To use Skullcap as a tea, add 1-2 grams of the dried root to 1 cup of boiling water and let steep for 10 -15 minutes.

For nervousness and anxiety 3-6 cups per day can be consumed in the short term (if health is generally good), otherwise 1-3 cups per day should suffice to relax in the evening.

Buy Skullcap Herb

Not to be confused with Chinese Skullcap (Scutellaria baicalensis), American Skullcap has entirely different medicinal properties than its Eastern counter-part.

GENERALLY A SAFE HERB, THE ACTIVE CONSTITUENT OF SKULLCAP, SCUTELLARIN, CAN CAUSE GIDDINESS, STUPOR, LIMB TWITCHING, SEIZURE AND INTERMITTENT PULSE IN HIGH DOSES. AN OVERDOSE OF THE HERB CAN ALSO CAUSE TREMORS AND POTENTIALLY LIVER TOXICITY. AVOID TAKING SKULLCAP DURING PREGNANCY AS IT COULD INDUCE MISCARRIAGE. USE CAUTION, OR AVOID, COMBINING SKULLCAP WHILE TAKING ANTIDEPRESSANT MEDICATION, HYPNOTICS, BARBITUATES, SLEEPING MEDICATION OR OTHER ANXIOLYTICS AS THERE IS THE POTENTIAL FOR INTERACTION. CONSULT WITH A NATUROPATHIC DOCTOR, DOCTOR OF CHINESE MEDICINE OR HERBALIST BEFORE TAKING SKULLCAP AS IT MAY NOT BE SUITABLE FOR EVERYONE.

For educational purposes only. This information has not been evaluated by the Canadian Food & Drug Administration.

Research compiled and summarized by Keila Roesner BHSc, ND (cand.) Key Words: Nervine, Anti-spasmodic, Anti-convulsant, Insomnia, Emmenogogue

4 Peredery O, Persinger MA. Herbal treatment following post-seizure induction in rat by lithium pilocarpine: Scutellaria lateriflora (Skullcap), Gelsemium sempervirens (Gelsemium) and Datura stramonium (Jimson Weed) may prevent development of spontaneous seizures. Phytother Res. 2004 Sep;18(9):700-5. [cited 2012 August 15]. Available from: http://www.ncbi.nlm.nih.gov/pubmed/15478209Sources:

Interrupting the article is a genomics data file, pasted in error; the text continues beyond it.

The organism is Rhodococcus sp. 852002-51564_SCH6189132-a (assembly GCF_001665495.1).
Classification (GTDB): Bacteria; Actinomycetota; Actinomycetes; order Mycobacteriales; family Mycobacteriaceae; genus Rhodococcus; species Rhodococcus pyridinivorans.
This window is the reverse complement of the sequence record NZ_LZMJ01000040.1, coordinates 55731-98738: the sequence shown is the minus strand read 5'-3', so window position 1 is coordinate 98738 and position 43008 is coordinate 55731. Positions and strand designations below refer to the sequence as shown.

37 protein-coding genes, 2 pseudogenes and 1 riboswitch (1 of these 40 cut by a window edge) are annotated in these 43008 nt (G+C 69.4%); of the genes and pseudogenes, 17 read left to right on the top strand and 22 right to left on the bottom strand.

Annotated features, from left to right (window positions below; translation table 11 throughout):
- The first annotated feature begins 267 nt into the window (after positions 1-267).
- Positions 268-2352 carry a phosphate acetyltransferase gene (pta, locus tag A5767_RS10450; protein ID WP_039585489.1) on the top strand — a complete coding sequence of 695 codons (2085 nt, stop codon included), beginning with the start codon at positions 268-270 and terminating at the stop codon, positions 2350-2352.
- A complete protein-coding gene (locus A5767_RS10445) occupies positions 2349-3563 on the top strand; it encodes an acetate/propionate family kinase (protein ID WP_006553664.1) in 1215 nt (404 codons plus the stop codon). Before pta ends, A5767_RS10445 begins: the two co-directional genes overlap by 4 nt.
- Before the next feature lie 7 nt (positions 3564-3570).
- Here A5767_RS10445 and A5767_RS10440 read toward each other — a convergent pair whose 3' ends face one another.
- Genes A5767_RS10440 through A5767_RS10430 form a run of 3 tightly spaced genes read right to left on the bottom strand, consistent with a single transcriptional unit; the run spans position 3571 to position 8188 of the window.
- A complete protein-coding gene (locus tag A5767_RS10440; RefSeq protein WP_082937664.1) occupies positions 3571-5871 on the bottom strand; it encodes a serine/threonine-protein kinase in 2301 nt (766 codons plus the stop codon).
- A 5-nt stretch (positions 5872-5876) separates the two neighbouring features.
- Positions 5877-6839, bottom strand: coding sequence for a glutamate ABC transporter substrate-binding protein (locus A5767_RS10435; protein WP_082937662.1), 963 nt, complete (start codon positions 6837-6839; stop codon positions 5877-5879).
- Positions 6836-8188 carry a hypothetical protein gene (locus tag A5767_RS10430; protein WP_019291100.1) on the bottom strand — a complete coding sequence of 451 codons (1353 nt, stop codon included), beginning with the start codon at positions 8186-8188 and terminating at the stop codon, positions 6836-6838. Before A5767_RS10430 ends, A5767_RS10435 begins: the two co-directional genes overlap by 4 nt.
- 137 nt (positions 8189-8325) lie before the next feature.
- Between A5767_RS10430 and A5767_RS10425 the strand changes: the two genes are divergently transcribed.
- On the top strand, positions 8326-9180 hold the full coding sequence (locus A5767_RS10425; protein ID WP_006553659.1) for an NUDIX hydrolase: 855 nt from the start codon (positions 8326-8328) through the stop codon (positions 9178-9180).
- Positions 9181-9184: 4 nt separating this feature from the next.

1 Skullcap. Natural Standards Comprehensive Database. 2011 Aug 15. [cited 2012 August 15]. Available from: http://naturaldatabase.therapeuticresearch.com.ezproxy.ndnet.ca/nd/Search.aspx? cs=&s=ND&pt=100&id=986&ds=&name=SKULLCAP&searchid=36477877

2 Awad R, Arnason JT, Trudeau V, Bergeron C, Budzinski JW, Foster BC, Merali Z. Phytochemical and biological analysis of skullcap (Scutellaria lateriflora L.): a medicinal plant with anxiolytic properties. Phytomedicine. 2003 Nov;10(8):640-9. [cited 2012 August 15]. Available from: http://www.ncbi.nlm.nih.gov/pubmed/14692724

3 Wolfson P, Hoffmann DL. An investigation into the efficacy of Scutellaria lateriflora in healthy volunteers. Altern Ther Health Med. 2003 Mar-Apr;9(2):74-8. [cited 2012 August 15]. Available from: http:// www.ncbi.nlm.nih.gov/pubmed/12652886

5 Kuroda M, Iwabuchi K, Mimaki Y. Chemical constituents of the aerial parts of Scutellaria lateriflora and their alpha-glucosidase inhibitory activities. Nat Prod Commun. 2012 Apr;7(4):471-4. [cited 2012 Aug 15]. Available from PubMed Database: http://www.ncbi.nlm.nih.gov/pubmed/22574444

6 Eiden M, Leidel F, Strohmeier B, Fast C, Groschup MH. A Medicinal Herb Scutellaria lateriflora Inhibits PrP Replication in vitro and Delays the Onset of Prion Disease in Mice. Front Psychiatry. 2012;3:9. [cited 2012 Aug 15]. Available from PubMed Database: http://www.ncbi.nlm.nih.gov/pubmed/22363300

Buy Skullcap Herb

Not to be confused with Chinese Skullcap (Scutellaria baicalensis), American Skullcap has entirely different medicinal properties than its Eastern counter-part.